I also visited the first market, the Santa Maria Gloriosa dei Frai, one of the largest churches in Venice, completed in 1440. It has a treasure trove of art from Titian including his tomb, Bellini and Donatello. Next door is the Scoula Grande di San Rocco completely decorated by Tintoretto who spent 23 years filling the interior with depictions of the saint and his heavenly consorts. This is the most spectacular thing I have seen.

Lech Majewski

San Roco

The other excitement, a man asked me for my autograph today. It told him I am not the artist and he said, “I know but YOU are the runner on the tank.” Yes, I really like giving my autograph.

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Venice Biennale

Running in the Venice Biennale. The biggest and most illusive artist dream is to be in the biennale, and one never knows how they might get here. Never in a million years would I think running would get me here.

I arrived on Sunday and look the waterbus to Lido. Lido is kind of like Brooklyn to Manhattan. The biennale is just two waterbus, vaporetti, stops from the apartment. It was cool and rainy so I was not sure if I could run on the tank. Fortunately it cleared up and I did two “performances.” It was really cool. I wanted to start laughing but I had to stay serious and keep my head up looking at the lamppost. Seeing the tank tracks moving under me incited a bit of vertigo.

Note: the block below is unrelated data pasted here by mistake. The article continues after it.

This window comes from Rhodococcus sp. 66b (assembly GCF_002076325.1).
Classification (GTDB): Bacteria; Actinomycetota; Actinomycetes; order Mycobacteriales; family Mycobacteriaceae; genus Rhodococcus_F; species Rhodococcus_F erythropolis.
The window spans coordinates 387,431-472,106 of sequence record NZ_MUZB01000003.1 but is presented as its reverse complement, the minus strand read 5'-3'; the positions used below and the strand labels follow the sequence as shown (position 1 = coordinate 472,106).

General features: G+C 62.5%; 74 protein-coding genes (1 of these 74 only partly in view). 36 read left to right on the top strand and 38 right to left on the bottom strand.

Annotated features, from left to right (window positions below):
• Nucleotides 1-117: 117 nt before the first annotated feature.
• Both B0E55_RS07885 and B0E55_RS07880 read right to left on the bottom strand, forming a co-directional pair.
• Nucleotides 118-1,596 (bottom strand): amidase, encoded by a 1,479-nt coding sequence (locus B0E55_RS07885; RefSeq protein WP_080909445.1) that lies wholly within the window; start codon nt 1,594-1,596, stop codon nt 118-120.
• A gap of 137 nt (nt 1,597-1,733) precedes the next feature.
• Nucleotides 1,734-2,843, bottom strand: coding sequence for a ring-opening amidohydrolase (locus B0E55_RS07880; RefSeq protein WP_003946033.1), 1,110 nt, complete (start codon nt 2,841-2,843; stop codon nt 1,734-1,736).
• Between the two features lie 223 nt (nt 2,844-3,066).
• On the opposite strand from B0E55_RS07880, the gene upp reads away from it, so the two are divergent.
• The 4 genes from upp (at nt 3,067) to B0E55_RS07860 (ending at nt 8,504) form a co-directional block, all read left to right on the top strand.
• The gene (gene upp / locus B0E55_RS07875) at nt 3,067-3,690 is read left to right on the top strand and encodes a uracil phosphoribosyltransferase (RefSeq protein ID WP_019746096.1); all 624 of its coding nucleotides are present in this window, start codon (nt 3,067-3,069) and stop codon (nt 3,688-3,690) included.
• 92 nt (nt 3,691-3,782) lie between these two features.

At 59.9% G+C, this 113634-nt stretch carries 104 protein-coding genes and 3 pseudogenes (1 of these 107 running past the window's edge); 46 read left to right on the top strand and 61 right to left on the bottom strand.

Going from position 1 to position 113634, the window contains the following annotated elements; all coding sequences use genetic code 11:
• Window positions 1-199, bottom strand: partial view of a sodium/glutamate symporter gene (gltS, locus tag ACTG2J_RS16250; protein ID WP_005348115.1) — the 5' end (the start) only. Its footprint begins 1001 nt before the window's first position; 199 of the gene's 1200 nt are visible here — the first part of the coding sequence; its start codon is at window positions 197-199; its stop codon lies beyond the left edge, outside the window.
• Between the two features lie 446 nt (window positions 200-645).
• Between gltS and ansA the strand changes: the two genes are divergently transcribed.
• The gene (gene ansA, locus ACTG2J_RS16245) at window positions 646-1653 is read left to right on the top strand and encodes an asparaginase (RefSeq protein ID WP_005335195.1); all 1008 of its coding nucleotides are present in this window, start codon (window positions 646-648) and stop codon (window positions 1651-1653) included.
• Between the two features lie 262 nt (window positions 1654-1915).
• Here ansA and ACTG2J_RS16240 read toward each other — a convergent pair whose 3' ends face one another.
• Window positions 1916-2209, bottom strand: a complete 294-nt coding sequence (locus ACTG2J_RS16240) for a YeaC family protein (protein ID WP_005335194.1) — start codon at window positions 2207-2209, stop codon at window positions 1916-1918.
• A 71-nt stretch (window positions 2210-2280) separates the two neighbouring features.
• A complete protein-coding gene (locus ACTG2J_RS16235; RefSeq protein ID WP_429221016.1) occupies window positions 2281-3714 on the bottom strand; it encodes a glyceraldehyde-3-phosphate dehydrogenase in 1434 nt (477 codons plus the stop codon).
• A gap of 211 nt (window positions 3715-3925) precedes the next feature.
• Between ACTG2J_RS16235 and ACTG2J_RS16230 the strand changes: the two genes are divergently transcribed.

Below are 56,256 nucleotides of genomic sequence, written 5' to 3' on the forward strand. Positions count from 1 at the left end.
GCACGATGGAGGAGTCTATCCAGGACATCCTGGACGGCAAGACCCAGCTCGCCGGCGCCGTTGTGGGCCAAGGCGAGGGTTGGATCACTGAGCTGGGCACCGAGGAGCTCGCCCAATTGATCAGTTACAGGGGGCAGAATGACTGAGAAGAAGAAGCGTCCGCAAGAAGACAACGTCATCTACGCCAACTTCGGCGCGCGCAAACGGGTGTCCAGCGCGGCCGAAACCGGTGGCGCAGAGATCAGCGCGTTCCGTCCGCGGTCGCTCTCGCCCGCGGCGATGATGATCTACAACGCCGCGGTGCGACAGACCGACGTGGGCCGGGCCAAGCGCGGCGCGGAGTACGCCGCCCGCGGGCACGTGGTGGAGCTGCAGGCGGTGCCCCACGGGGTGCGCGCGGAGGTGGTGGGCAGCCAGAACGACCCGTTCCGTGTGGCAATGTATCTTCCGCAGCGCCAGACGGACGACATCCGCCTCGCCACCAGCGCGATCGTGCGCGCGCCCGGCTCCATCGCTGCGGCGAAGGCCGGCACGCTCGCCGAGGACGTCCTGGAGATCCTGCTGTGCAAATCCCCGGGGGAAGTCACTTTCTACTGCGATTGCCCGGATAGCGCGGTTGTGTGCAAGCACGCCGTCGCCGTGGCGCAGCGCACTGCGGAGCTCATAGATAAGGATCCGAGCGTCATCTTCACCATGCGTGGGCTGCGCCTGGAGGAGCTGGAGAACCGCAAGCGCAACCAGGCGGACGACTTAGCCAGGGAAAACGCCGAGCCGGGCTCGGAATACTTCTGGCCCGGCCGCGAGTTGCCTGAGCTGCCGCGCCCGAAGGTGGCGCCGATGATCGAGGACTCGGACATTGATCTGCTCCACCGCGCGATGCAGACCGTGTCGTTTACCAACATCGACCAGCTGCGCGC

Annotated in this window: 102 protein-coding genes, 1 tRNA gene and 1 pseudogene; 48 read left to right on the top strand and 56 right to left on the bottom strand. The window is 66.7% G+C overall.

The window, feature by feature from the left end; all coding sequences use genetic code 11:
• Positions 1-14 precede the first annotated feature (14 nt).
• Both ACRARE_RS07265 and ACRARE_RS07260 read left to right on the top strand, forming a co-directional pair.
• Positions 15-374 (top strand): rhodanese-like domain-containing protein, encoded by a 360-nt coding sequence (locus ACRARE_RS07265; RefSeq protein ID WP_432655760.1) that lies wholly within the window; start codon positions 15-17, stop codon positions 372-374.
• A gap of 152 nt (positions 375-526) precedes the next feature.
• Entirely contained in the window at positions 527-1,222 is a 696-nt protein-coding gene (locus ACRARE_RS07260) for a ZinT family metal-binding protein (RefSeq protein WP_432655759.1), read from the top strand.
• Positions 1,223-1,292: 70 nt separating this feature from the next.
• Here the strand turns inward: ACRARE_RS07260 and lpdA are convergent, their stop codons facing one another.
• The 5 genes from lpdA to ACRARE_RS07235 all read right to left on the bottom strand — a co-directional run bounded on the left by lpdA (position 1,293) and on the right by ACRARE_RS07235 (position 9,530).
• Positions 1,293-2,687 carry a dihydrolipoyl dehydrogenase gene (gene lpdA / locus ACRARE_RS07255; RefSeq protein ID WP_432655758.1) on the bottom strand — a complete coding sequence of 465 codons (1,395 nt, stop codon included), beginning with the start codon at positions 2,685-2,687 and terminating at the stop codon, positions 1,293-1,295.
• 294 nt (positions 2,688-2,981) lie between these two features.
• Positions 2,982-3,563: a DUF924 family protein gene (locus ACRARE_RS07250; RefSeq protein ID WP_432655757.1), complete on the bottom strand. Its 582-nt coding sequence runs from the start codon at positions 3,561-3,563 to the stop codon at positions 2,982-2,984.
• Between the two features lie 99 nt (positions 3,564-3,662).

I watched Sadie and Dave’s performances after mine, they are really cool. The pavilion rooms are small and you are very close up to the performers. There is huge tension in the room. You can hear and see them breathing, feel the pressure when they are balancing on the airline seat sculptures. We each perform for 15 minutes, first me, then Sadie, then Dave, then me again. Clearly I have it easy and don’t need much skill to run. The treadmill is very slow only on 5 mph because the tank shakes. This lets me practice quick turnover to make it look like I am running faster, with 180 steps per minute. Clearly Said and Dave have the real skill.
They have been performing all summer and previous to the exhibition were choreographing.

Got to run, it is time for me to go again. More later